“Well, go into setup,” he responded.
“What setup? Are you working in front of NT right now?”
“No, we don’t have NT loaded – we had it, but it’s been removed.”
“Look, this is the blind leading the blind, isn’t it? You’ve never used Windows Messaging, and you don’t have NT, how can you possibly help me?”
“Hey, just work with me, and we’ll figure this out!”
After asking me what the “tool thing at the top of the window” says, he gives up, promising to load NT and call me back. He never did.
Well, this sort of system forces the user to read the documentation, I suppose. But what documentation? NT comes with a rather thin “Start Here” document. The rest of the documentation is online, they say, in Windows help files. But it’s not. The online documentation is atrocious, skimming everything. What’s the Widget dialog box for? Open the Help box, and it says “Enter the Widget settings into the Widget dialog box.” Useless filler material, typical of most online help systems, that explains almost nothing. A classic example of why users don’t like documentation, online or on paper.
Here’s an example. The on-line documentation for NT’s Backup utility explains that you can select one of five forms of backup: Daily, Incremental, Copy, Normal and Differential. What are all these? I know, but do you? Does the average user?
All too often, online help states the obvious and ignores the more complicated stuff that people actually need to know.
There is more NT documentation available, admittedly. You can buy the Windows NT resource kit. Barnes and Noble will sell it to you for $200. A few years ago, the Windows resource kits contained very specific and advanced information that few people would ever need, information for system administrators.
Now Microsoft has taken the documentation that used to come with NT, along with some that should have come with NT, plus the system administrator information, printed several books, put them into a box, and sold the box to bookstores.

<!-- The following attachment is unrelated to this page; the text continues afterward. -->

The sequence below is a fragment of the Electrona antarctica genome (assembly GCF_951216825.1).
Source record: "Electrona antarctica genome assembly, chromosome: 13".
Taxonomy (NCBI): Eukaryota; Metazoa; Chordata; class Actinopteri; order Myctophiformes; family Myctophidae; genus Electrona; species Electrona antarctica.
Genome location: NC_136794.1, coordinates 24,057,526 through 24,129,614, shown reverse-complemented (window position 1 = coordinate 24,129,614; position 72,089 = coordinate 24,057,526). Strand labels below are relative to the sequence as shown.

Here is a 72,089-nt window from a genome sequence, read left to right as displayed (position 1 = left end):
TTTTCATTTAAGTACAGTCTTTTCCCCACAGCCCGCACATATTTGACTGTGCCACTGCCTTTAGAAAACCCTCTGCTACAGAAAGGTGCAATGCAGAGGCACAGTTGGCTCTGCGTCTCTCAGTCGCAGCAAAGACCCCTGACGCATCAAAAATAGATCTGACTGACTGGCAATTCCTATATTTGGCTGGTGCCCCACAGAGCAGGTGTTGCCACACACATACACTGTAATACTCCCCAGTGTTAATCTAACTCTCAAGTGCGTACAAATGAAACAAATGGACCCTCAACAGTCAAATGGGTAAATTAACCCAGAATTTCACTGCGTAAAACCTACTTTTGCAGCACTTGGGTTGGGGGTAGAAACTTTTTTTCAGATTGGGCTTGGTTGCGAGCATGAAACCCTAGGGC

I’m not exactly sure what all this is intended to achieve. Make more money from books? Perhaps Microsoft should decide what business it’s in. If it’s in the software business, it should be interested in making its software as easy to understand and use as possible, not put barriers in front of users.Peter Kent is the author of 30 books, including “Discovering Windows NT Workstation (IDG),” which will be published in January.
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When you buy a program, should the program come with technical support? As you’ve probably noticed, there’s a move away from providing technical support.Software companies, in particular the biggies such as Microsoft, are providing fewer free technical support calls. Either they’re limiting the number of calls you can make, or providing a time limit after which there’s no free technical support.
I understand the reason for this. Technical support is expensive, and many people abuse free technical support, calling and asking simple questions that they could answer for themselves if they were more knowledgeable about software in general (should individual…